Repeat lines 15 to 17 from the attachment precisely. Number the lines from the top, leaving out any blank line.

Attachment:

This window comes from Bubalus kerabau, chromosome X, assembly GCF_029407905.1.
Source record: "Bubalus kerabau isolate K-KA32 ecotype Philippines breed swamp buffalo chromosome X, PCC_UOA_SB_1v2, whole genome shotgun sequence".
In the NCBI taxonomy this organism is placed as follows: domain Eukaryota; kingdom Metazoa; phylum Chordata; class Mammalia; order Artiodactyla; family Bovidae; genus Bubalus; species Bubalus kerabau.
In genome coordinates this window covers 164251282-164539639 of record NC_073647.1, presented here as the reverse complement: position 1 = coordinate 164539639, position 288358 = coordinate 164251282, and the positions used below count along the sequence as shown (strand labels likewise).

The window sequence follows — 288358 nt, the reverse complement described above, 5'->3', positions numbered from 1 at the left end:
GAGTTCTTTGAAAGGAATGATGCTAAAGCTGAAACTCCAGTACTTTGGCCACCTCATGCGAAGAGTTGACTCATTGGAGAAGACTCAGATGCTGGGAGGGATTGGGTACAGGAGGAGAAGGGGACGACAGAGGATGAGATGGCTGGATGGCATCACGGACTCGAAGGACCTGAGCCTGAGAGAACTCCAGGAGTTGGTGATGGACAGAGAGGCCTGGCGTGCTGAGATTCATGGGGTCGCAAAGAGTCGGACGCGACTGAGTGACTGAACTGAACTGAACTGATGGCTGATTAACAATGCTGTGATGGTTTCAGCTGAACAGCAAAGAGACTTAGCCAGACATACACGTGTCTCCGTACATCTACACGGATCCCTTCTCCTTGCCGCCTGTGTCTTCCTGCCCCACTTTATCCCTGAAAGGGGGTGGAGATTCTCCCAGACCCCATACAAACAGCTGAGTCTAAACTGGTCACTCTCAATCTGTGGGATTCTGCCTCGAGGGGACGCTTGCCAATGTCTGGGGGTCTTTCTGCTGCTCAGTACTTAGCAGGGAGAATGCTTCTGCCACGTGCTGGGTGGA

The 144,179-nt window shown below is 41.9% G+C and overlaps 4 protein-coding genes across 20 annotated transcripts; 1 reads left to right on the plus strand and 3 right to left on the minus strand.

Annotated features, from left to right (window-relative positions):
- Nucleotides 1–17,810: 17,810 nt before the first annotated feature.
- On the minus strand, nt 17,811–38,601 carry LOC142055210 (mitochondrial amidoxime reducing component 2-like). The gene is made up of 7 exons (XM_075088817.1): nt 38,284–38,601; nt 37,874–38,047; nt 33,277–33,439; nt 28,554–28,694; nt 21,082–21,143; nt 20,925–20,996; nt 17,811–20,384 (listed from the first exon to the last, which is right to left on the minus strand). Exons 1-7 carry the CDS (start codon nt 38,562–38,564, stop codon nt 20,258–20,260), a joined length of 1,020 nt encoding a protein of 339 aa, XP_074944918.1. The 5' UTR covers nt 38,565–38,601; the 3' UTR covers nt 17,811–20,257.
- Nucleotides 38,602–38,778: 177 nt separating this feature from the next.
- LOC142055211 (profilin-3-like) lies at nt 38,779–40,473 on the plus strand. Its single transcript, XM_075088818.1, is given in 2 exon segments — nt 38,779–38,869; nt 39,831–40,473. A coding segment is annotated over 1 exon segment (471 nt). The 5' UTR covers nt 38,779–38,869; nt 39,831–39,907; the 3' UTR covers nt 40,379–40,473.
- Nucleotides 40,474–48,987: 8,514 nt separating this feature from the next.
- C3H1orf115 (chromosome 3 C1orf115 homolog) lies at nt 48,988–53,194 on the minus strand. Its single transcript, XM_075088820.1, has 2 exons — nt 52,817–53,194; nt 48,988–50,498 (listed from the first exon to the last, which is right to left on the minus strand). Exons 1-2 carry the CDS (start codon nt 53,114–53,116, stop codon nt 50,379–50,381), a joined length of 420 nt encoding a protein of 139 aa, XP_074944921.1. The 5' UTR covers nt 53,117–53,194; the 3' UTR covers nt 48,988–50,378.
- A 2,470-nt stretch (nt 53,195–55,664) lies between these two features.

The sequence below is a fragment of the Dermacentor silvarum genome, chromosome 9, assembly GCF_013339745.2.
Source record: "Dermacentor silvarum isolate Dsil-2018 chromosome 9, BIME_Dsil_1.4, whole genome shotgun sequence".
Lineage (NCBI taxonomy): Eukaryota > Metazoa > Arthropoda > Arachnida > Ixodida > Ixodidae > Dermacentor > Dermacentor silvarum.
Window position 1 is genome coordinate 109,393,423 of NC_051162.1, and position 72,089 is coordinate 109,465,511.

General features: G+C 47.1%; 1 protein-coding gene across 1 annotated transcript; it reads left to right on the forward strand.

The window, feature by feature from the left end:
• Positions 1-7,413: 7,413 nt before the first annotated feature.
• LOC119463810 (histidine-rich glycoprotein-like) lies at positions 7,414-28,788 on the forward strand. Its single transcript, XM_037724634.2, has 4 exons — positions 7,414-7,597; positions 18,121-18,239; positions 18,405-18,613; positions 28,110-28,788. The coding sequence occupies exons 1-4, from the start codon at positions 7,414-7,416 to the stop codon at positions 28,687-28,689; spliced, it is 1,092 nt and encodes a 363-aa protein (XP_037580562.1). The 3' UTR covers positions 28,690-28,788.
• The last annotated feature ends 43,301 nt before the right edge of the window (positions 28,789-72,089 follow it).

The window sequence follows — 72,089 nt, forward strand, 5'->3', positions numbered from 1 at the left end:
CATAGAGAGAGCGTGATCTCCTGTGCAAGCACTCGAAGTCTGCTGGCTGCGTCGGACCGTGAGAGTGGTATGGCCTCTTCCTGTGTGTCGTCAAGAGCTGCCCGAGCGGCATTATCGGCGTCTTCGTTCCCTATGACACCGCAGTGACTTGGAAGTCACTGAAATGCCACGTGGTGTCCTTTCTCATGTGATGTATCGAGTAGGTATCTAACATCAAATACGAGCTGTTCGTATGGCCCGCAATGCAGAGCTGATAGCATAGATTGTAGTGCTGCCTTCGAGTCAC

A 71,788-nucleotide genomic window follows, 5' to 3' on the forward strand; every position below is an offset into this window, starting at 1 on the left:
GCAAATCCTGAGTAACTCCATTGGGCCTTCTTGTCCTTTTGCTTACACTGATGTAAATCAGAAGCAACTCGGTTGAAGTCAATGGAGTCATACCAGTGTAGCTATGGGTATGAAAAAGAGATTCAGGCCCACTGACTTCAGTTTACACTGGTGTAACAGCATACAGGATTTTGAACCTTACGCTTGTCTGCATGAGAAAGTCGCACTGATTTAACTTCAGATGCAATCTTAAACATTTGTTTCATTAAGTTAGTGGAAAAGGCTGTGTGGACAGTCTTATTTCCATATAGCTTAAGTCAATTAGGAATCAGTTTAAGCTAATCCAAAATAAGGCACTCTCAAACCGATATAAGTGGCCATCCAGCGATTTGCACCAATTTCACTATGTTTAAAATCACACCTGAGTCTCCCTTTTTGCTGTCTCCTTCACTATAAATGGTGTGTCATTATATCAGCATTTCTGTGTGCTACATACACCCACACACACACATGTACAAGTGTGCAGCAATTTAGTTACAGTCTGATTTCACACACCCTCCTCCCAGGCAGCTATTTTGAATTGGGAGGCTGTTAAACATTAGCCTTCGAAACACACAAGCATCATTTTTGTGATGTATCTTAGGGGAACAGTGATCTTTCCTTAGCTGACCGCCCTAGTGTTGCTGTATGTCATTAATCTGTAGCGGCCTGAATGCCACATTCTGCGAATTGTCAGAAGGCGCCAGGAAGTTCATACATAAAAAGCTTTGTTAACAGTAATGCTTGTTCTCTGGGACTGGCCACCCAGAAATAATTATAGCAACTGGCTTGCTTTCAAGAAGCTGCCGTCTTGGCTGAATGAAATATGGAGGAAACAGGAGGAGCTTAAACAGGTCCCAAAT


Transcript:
- A 2,470-nt stretch (nt 53,195–55,664) lies between these two features.

The sequence below is a fragment of the Dermacentor silvarum genome, chromosome 9, assembly GCF_013339745.2.
Source record: "Dermacentor silvarum isolate Dsil-2018 chromosome 9, BIME_Dsil_1.4, whole genome shotgun sequence".